Wiljan Vloet - Logo

maandag 5 oktober 2015


Being “in top condition” is the theme this time. Being in top condition in the way of delivering an optimal personal performance: achieving your personal peak.

On Sunday I sat in front of the television to watch the competition runners of the Marathon of Rotterdam. I have got to confess that I went to admire the bystanders from a pub later that afternoon. From the terrace of Melief I saw them crash down in chairs: completely tired and broken
When I’m watching sports I’m always busy with my profession. Who is going to win and which influences are of importance? What can we do with today’s information and use this to win in the future?

If I look at these runners and compare their achievements, a question arises: “How are we going to make sure that they are going to perform at their best in Rotterdam?” I have some ideas about that. Firstly, the runner must be motivated and in top condition on that exact day to deliver a maximum performance. Is today about running the best they can or is it just a day to train? Wouldn’t it be an idea to motivate them by rewarding them if they achieve their optimal personal performance instead of winning the race?
The runners are on a very tight schedule so they can use their energy resources optimally. They know the time they have and the time they are able to achieve. If they deviate from this schedule they will get in trouble sooner or later. They get cramps, or get exhausted and are unable to achieve their optimal performance.

In the afternoon there is the cycle classic of Paris - Roubaix. Prior to this race I heard an arduous interview with Bradley Wiggens. He didn’t feel like giving an interview and he only wanted to talk about the bike they made for this specific race. What he didn’t want to talk about was if he was going to win or not. He didn’t want to, but there was no escape. I found his answer fantastic: if the race was going to be a time trial and he wouldn’t have an equipment failure or crash, then he was a hundred per cent sure he was going to win. But at Paris - Roubaix there’s always lots going on, such as crashes, because of the tactics of other runners. The only thing he had total control over is his physical state. With his answer he indicated that at least in his experience that wasn’t going to be a problem.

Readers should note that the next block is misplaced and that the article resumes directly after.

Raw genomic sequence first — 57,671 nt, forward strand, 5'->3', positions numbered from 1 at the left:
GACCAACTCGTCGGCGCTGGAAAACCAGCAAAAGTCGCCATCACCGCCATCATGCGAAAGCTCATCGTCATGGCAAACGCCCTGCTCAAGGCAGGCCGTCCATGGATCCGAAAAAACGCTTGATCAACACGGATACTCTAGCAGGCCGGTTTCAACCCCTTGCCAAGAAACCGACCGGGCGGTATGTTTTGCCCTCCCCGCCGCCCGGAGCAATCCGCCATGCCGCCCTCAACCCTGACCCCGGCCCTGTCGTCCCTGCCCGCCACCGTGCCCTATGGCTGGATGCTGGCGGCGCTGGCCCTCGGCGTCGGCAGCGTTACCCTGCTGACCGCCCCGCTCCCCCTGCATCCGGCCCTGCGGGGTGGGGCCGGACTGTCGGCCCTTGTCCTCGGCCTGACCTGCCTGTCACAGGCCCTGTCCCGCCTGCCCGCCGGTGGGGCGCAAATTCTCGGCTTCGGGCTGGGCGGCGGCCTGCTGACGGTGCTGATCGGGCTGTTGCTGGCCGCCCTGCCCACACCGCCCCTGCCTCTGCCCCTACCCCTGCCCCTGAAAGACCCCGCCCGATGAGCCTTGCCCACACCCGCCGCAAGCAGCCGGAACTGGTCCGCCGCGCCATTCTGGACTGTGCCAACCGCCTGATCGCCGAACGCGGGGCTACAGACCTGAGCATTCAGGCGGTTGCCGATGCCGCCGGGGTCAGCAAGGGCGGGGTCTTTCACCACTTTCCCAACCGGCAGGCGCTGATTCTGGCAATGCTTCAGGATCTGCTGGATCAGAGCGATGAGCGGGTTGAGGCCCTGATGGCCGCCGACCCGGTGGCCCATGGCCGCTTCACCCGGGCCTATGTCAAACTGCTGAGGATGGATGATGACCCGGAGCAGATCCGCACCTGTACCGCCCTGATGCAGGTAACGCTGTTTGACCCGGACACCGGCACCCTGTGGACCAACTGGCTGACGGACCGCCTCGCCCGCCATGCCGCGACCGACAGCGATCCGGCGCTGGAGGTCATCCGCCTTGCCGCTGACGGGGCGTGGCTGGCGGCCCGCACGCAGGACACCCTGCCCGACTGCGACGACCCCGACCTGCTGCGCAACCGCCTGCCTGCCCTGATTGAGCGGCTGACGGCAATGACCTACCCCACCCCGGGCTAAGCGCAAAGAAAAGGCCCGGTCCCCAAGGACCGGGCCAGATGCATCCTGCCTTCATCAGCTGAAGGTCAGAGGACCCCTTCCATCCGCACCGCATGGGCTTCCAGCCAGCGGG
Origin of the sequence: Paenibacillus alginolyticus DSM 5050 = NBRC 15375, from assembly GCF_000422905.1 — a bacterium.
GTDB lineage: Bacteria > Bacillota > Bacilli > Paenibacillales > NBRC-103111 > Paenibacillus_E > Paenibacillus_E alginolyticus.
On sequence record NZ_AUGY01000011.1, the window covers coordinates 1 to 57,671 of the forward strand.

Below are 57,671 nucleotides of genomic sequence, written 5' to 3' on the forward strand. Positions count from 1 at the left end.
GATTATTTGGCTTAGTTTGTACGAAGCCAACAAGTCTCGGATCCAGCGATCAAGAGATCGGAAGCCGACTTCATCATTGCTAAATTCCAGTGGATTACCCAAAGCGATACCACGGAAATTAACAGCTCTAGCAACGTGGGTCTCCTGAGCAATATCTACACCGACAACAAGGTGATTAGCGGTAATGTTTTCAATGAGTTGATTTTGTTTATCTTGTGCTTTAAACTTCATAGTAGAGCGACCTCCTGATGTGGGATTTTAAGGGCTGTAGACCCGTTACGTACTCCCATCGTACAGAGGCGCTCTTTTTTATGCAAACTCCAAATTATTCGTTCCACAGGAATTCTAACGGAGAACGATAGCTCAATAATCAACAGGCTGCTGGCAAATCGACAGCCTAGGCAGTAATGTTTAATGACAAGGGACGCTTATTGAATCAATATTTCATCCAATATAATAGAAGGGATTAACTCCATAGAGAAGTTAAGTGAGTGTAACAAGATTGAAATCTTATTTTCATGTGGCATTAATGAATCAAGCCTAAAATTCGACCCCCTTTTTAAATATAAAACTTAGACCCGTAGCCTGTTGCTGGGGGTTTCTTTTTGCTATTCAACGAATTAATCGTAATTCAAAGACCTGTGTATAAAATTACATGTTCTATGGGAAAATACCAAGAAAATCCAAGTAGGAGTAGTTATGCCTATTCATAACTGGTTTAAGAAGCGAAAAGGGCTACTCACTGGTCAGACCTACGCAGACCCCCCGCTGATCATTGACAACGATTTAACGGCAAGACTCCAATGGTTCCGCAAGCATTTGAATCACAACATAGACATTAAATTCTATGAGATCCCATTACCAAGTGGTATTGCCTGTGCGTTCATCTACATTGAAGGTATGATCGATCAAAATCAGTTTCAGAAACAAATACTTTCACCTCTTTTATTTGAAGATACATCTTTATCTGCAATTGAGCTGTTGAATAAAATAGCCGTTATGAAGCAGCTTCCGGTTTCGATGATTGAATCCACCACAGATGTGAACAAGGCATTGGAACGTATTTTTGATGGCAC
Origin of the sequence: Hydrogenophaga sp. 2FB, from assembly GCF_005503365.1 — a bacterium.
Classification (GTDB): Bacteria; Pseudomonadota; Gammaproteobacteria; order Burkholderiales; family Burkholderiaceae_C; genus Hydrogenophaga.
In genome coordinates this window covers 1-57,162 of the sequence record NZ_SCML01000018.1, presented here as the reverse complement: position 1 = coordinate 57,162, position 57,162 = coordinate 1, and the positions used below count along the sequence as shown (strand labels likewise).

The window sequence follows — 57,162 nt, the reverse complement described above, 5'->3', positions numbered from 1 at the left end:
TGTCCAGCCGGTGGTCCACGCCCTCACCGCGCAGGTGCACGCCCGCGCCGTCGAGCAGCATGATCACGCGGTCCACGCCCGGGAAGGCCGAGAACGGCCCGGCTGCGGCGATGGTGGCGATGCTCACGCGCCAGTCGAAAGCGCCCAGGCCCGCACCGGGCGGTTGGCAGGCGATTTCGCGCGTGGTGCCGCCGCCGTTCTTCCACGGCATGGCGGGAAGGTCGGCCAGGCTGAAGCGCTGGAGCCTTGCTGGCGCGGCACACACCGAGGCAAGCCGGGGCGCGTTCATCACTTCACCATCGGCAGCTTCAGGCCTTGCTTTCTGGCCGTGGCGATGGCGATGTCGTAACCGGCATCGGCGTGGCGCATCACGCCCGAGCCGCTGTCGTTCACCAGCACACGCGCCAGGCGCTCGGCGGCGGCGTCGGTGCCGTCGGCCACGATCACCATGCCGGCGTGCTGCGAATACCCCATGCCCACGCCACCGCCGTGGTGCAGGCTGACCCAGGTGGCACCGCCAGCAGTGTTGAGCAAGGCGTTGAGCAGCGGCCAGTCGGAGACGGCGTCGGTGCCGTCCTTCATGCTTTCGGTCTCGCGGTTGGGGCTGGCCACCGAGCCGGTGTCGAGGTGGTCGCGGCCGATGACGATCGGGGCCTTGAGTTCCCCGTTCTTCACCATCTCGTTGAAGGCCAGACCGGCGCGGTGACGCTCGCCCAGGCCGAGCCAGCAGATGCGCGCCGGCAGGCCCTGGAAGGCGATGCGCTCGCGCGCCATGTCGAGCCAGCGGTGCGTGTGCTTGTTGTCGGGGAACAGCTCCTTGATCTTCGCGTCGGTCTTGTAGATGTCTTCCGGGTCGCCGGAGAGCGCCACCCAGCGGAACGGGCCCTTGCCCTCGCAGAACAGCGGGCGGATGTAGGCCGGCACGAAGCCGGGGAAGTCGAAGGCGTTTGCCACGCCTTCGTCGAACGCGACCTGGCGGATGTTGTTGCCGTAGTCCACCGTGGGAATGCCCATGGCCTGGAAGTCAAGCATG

Back to the marathon. The winner was Abera Kuma. His time was disappointing. 2.06.47. His story about this victory is in line with my ideas. He told a great story about that he came to Rotterdam to improve his personal record, but when he noticed that his pace was way too fast at the beginning of the race, he knew he wasn’t going to break his record and he decided to focus on winning the race.

Last Friday I watched PSV - Zwolle on tv. To my amazement the commentator announced that the players of Zwolle would be exhausted after an hour of playing. He based this on the fact that they had played the cup match the Tuesday before. I wonder whether they achieved their personal physical peak that Friday. Well, they didn’t win. Did they run so much that there was no energy left anymore? Maybe they weren’t ready to go to the max for that game? I know Ron Jans a little and I know for sure that he did everything he could to get the players ready for this game.

Wiggens was ready for the race. Zwolle was ready for the match. Kuma was ready to break his record. But who was able to actually live up to this?
It would have been interesting if they had given the viewer this information beforehand. There are instruments and tools that can measure if the energy stocks in the body are completely filled. Now we get to see the lap times, kilometre times, and walking distance. But we’re not getting any information about the condition of the athletes.

You have to be physically in form to deliver performance. Then you can get to the top as an athlete. This is measurable and presentable. There can be no discussion on this matter.
That being in optimal form isn’t equal to “automatically winning” is caused by many factors. Being in optimal condition is however the most import on that you can influence: by taking your responsibility as an athlete.

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